Penguins are flightless birds that spend their lives in the ocean and on land. While they cannot fly through the air, they can swim through the water as though they are flying. In complete contrast to their grace underwater, penguins move on land in an awkward waddle.
The eighteen extant penguin species are primarily in the Southern Hemisphere except for the Galapagos Penguins, which live in the Galapagos Islands, just north of the Equator. Many of these species live in very different climates and exhibit different breeding strategies.
Of the eighteen penguin species, some, like the Emperor Penguin, are only seasonally monogamous, which means they pair up for one breeding season to raise their young. Only about fifteen percent of these mated pairs breed together the following year.
Most penguin species, however, exhibit more permanent mating bonds, and a high percentage of penguin pairs breed together year after year. Many penguins mate for life even though they may only spend one month together out of the whole year.
The Emperor Penguin swims long distances, sometimes thousands of miles, between breeding seasons while foraging for food. If the mated pair do not return to the breeding grounds simultaneously, they usually mate with other individuals.
The Southern Rockhopper Penguin is similar to the Emperor Penguin and swims long distances between breeding seasons. Unlike the Emperor Penguin, most Southern Rockhopper penguins mate for life.
When Do Penguins Mate?
Some penguins mate in the spring and early summer, the coldest time of the year in the Southern Hemisphere. The conditions can be harsh, with low temperatures during the beginning of the breeding season for Antarctic penguins like the Emperor and King penguins.
Some Antarctic penguins, like the Chinstrap Penguin, breed in mid to late autumn on ice-free coastlines of Antarctica and its surrounding islands.
Other species, like the Galapagos Penguin, breed year-round and produce up to two or three broods annually during the right conditions when they have sufficient food to feed their young. The best breeding conditions usually occur during the spring and fall.
How Do Penguins Mate?
Penguin species have developed various methods of courting. These courting methods involve head shaking, trumpeting, and wing flapping. In some courtship rituals, only the males display to females. In some species, both females and males display together.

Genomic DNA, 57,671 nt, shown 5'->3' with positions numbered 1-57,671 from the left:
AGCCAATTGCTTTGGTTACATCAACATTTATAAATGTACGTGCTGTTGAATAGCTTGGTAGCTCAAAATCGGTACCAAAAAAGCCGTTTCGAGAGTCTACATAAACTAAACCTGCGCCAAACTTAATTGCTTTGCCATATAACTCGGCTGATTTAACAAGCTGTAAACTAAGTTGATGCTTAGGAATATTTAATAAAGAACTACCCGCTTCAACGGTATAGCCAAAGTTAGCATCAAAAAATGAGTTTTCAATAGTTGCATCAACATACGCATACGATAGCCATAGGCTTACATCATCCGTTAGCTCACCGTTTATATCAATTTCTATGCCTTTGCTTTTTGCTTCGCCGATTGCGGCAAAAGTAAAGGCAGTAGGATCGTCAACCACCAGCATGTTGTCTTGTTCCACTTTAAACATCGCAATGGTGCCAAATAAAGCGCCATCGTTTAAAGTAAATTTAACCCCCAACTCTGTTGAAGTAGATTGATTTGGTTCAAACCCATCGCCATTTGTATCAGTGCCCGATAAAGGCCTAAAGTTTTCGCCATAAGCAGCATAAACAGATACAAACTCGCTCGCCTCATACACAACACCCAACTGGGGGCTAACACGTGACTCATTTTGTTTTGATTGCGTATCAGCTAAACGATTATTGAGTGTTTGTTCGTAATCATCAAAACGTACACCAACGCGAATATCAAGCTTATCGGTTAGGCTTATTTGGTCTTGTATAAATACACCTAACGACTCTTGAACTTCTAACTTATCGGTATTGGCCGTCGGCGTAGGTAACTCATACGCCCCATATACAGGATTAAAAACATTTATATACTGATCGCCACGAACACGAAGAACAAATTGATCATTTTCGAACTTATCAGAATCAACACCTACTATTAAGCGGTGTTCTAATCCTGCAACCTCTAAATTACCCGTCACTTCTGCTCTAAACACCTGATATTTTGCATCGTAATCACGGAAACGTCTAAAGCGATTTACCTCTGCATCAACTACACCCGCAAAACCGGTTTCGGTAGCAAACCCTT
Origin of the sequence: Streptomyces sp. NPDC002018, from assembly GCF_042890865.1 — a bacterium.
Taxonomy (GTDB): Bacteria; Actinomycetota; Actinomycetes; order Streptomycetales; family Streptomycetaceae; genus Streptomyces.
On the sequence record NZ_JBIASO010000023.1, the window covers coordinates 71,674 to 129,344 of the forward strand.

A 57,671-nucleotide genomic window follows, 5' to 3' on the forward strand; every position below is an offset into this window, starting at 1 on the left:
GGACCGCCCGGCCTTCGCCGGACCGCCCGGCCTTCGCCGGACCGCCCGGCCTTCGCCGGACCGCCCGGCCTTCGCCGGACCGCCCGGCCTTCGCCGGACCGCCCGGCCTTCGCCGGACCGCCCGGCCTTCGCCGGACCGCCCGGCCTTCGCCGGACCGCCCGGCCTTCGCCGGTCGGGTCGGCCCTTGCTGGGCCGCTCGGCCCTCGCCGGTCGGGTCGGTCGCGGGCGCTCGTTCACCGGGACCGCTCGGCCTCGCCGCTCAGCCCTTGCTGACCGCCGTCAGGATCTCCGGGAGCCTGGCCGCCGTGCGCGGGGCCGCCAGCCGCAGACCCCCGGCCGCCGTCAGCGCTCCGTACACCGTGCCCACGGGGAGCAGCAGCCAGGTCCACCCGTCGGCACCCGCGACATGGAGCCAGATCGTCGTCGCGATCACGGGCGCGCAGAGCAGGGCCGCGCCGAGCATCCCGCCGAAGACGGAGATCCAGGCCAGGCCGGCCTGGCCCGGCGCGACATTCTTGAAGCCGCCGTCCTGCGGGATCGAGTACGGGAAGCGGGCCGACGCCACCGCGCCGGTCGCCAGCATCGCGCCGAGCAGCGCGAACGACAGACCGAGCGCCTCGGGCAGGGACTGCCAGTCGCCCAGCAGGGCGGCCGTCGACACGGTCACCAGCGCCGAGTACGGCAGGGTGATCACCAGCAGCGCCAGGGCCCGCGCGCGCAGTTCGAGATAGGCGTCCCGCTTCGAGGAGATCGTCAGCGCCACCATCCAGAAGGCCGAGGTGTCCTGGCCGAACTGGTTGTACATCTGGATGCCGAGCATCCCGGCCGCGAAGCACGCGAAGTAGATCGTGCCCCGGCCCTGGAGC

Some penguin species build nests out of pebbles, building up a mound with stones they find on the rocky shorelines where they nest in large colonies. Part of the courtship for some of these species, like Gentoo Penguins, involves males giving a pebble to entice females.
Once a female selects a mate, they construct a nest together, and the female lays her eggs. The number of eggs laid is species-dependent.
While some species build nests of stones like Gentoo and Adelie penguins, some nest in burrows like Little Penguins, and others nest in volcanic cracks like Galapagos Penguins. The King and Emperor penguins do not build nests; instead, they incubate eggs on their feet.
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How Often Do Penguins Mate?
Penguins’ breeding and mating strategies are highly variable and dependent on the species. Even within species, there is some fluidity in how often penguins mate. Most species, however, form large colonies annually during their primary breeding season.
The largest penguins, Emperor and King penguins, have the longest breeding seasons. The Emperor Penguin breeds in the winter, and their young become mature and independent during the summer, five to six months later.
King Penguins have the longest breeding season, lasting between fourteen and sixteen months. Female King Penguins may only produce one chick every other year because of the timing.
Little Penguins are one of the smallest penguins and have the shortest breeding season, lasting less than two months. Like other penguins that live in temperate climates, Little Penguins breed multiple times throughout the year in the right conditions.
What Happens if a Penguin Loses Its Mate?
No research has yet observed penguins mourning the loss of a mate. In most penguin species, mates separate at the end of the breeding season and do not see each other again until the following season.
If one member of the mating pair fails to arrive at the breeding grounds on time, the remaining bird usually mates with a different unmated bird.
Emperor and King penguins incubate their eggs and wait for their partners to return from foraging to help care for them. The males abandon the eggs if the females do not return in time. The male bird will have to stop incubating and find food.
While Emperor Penguins do not seem to mourn the loss of their mate, they will miss the loss of their egg or chick. If an Emperor Penguin loses their egg or chick while they are foraging, it will attempt to kidnap one from another pair upon its return.
Researchers believe chick kidnapping results from a penguin’s hormonal drive to raise a chick. This parental hormone helps ensure that the penguin chick’s parents return to the breeding colony from foraging trips and drives their behavior.
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Do Penguins Mate With Other Species?
Sometimes, penguins mate with other species, producing hybrid offspring. The offspring from the crossbreeding result in birds that usually cannot reproduce. However, if the two species are closely related, they can produce viable offspring.
The seven penguin species in the Eudyptes genus are closely related, and some crossbreed with each other. The hybrid offspring that result from these matings can usually reproduce.